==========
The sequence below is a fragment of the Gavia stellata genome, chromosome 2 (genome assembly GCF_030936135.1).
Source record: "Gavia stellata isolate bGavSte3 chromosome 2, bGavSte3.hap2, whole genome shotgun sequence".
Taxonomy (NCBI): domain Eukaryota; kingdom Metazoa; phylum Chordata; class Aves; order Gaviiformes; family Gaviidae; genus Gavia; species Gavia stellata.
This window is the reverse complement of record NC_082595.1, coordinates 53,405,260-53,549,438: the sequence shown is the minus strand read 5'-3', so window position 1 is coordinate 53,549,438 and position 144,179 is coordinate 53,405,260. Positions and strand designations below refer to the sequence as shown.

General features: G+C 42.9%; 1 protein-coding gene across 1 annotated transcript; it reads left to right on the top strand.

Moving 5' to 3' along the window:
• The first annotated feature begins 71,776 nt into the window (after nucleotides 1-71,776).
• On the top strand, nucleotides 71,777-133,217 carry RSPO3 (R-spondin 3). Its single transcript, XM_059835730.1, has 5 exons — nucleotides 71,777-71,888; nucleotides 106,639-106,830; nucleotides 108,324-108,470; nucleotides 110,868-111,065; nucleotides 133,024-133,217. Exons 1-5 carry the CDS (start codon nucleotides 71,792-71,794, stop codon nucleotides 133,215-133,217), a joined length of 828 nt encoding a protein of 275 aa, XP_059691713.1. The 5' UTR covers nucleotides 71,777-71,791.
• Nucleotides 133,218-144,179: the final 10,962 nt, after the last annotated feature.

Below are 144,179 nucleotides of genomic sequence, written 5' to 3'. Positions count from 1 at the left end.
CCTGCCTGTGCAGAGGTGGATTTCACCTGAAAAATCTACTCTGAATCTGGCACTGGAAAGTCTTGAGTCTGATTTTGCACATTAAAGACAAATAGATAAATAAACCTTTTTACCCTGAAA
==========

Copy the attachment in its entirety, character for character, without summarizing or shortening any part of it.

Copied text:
The sequence below is a fragment of the Gavia stellata genome, chromosome 2 (genome assembly GCF_030936135.1).
Source record: "Gavia stellata isolate bGavSte3 chromosome 2, bGavSte3.hap2, whole genome shotgun sequence".
Taxonomy (NCBI): domain Eukaryota; kingdom Metazoa; phylum Chordata; class Aves; order Gaviiformes; family Gaviidae; genus Gavia; species Gavia stellata.
This window is the reverse complement of record NC_082595.1, coordinates 53,405,260-53,549,438: the sequence shown is the minus strand read 5'-3', so window position 1 is coordinate 53,549,438 and position 144,179 is coordinate 53,405,260. Positions and strand designations below refer to the sequence as shown.

General features: G+C 42.9%; 1 protein-coding gene across 1 annotated transcript; it reads left to right on the top strand.

Moving 5' to 3' along the window:
• The first annotated feature begins 71,776 nt into the window (after nucleotides 1-71,776).
• On the top strand, nucleotides 71,777-133,217 carry RSPO3 (R-spondin 3). Its single transcript, XM_059835730.1, has 5 exons — nucleotides 71,777-71,888; nucleotides 106,639-106,830; nucleotides 108,324-108,470; nucleotides 110,868-111,065; nucleotides 133,024-133,217. Exons 1-5 carry the CDS (start codon nucleotides 71,792-71,794, stop codon nucleotides 133,215-133,217), a joined length of 828 nt encoding a protein of 275 aa, XP_059691713.1. The 5' UTR covers nucleotides 71,777-71,791.
• Nucleotides 133,218-144,179: the final 10,962 nt, after the last annotated feature.

Below are 144,179 nucleotides of genomic sequence, written 5' to 3'. Positions count from 1 at the left end.
CCTGCCTGTGCAGAGGTGGATTTCACCTGAAAAATCTACTCTGAATCTGGCACTGGAAAGTCTTGAGTCTGATTTTGCACATTAAAGACAAATAGATAAATAAACCTTTTTACCCTGAAA